I’ve written about immigration policy before, and this is not that kind of post.
Instead, I am addressing a conventional fiction that “there is no wall” on the border of Mexico and the US. I’ve found that this is a surprisingly widespread belief.
The total length of the border is just under 2,000 miles. Roughly half of that distance is the Rio Grande (which gave rise to the derogatory term for Mexican immigrants, wetback, as many illegals used to swim the river to get to the US).
Securing the border
In 1994, a National Border Patrol Strategic Plan started the process of improving security on the border to stem the flow of illegal immigration. The post-9/11 war on terror gave this attempt a big boost, with the Bush administration pushing hard to build a fence and ultimately passing a series of laws.
In other words, we have had legislation in place for many years to build the wall. And it’s largely funded.
Quite a bit of the wall has been built
So far, the US has built roughly 600 miles of fence. Taking out the river, we’re more than halfway there.
(The remaining land is handled by the Border Patrol and various infrared and technical contraptions.)
The Rio Grande
Now, here’s where it gets complicated: We have this big river, the Rio Grande.
Putting a fence in a river causes all kinds of environmental problems, which even if you’re a conservative, are cause for some concern (I live in Florida, and have seen the damage that the Tamiani Trail did to the Everglades, and while a porous fence isn’t nearly as bad as a dam, there are some real issues at stake here.)
No worries! In 2006, the Real ID Act was passed, which, in part, gave the Secretary of Homeland Security (then Michael Chertoff) the ability to waive environmental regulations in this context. He really wanted a wall, so he did just that.
Yet, we still don’t have a fence completed.
A major problem is the fact that there are three Native American reservations that sit on the border in Arizona. This leaves a gap in the “wall” which is occupied by sovereign Indian nations.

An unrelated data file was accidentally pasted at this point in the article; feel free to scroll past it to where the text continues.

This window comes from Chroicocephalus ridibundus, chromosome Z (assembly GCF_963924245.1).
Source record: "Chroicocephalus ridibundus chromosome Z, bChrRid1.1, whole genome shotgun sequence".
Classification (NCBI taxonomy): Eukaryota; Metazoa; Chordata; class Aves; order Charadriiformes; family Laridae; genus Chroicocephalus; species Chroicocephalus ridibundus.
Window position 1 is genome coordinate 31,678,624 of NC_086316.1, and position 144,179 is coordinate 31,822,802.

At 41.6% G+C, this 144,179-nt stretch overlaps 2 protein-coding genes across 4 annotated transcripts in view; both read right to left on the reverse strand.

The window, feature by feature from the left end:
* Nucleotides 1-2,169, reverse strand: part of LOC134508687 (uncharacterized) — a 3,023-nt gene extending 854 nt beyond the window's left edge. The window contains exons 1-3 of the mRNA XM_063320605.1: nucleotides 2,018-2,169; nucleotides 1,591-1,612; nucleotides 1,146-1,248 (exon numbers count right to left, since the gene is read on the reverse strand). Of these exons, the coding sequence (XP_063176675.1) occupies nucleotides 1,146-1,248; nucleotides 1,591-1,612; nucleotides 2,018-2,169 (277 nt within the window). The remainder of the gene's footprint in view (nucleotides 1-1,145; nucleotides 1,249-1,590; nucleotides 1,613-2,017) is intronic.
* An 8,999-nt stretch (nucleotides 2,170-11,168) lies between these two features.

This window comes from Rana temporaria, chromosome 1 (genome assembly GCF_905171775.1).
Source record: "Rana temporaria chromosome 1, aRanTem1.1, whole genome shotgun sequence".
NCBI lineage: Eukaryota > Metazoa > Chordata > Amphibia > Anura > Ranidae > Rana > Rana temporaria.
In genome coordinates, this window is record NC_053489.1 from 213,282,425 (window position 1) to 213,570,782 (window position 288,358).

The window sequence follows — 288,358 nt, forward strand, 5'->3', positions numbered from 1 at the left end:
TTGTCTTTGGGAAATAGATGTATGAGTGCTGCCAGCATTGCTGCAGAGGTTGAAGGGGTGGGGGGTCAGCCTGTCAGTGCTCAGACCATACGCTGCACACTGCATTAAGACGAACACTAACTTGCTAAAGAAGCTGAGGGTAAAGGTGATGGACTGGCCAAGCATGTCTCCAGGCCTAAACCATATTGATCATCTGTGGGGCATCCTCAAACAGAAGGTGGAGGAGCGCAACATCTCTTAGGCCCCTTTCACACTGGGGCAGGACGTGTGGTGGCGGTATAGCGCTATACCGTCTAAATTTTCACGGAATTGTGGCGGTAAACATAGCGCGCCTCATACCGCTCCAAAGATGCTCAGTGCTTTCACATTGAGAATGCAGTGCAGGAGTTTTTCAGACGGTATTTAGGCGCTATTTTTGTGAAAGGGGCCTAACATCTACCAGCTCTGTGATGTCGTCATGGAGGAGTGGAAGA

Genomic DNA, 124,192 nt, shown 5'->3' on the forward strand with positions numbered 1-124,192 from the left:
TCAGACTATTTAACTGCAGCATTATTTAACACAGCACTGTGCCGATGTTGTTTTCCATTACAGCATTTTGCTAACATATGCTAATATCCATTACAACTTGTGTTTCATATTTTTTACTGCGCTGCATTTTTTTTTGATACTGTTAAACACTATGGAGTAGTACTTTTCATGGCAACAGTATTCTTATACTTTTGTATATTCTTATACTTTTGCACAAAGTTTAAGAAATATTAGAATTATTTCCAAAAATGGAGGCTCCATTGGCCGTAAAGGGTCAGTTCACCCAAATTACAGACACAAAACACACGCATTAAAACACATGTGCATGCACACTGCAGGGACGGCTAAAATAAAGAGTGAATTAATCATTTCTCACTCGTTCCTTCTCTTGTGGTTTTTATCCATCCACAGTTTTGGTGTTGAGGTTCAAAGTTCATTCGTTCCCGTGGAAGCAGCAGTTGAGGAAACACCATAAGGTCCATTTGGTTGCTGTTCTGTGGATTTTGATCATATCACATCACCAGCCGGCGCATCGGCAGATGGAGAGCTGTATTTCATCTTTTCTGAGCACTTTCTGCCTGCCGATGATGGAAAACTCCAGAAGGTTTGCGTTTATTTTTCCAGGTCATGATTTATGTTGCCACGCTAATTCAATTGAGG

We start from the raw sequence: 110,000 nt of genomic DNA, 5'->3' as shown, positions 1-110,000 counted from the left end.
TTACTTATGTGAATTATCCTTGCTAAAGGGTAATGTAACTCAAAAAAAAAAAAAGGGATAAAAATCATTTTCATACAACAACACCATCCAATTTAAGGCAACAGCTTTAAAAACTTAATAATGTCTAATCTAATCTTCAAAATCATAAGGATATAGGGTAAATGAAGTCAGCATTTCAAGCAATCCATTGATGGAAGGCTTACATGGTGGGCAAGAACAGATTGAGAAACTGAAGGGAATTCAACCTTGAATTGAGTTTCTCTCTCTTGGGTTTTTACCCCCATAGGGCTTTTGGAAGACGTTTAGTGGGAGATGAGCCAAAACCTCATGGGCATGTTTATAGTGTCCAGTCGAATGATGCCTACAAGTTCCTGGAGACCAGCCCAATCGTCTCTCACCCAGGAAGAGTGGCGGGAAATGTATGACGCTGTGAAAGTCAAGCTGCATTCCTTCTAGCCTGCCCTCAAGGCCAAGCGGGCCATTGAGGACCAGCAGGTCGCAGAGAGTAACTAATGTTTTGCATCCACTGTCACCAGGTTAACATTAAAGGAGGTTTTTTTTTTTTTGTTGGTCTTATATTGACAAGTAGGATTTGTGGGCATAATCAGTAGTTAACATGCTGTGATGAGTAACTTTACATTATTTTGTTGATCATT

Most notable is the Tohono O’odham reservation, which is huge — about the size of Connecticut — and includes the vast Sonora Desert. Citing its sovereignty, it once successfully barred the Border Patrol from entering the reservation. They’ve since changed their tune, since now, this opening in the border has driven drug smugglers into the area (as well as illegals, who are dying in the thousands trying to cross the Sonoran Desert).
This is a major issue: we have to figure out a way to build a wall through a sovereign Indian nation. It’s not insignificant. Imagine a wall going through your own neighborhood — the Native Americans are not crazy about this idea. And we can’t move the border south, nor north. It has to be a wall right through these Indian nations.
In other words, it’s a bit more complicated than a simple stump speech.
My Dystopian Vision
I talked to a Trump supporter recently in San Francisco. I asked him how he thought Trump would fix the economy.
“He’s going to get rid of all those fucking illegal immigrants,” he said, enthusiastically*.
So here’s my dystopian vision:
Trump enters office. Since “The Wall” is already approved and funded (by us, not Mexico, who will tell us to fuck off), it finally gets built.
Yay for Trump.
But then there’s the nagging problem of all of those “fucking illegals”. Trump wants forced deportation.
The last time that happened, the program, Operation Wetback, was stopped after Mexicans started dying in a trial of tears (we’re so good at this trial of tears thing, aren’t we?).
But what if, as some speculate, the military or others won’t follow his orders?
I see those, like my San Francisco Trump supporter, who will become effectively “brown shirts” for Mr. Trump.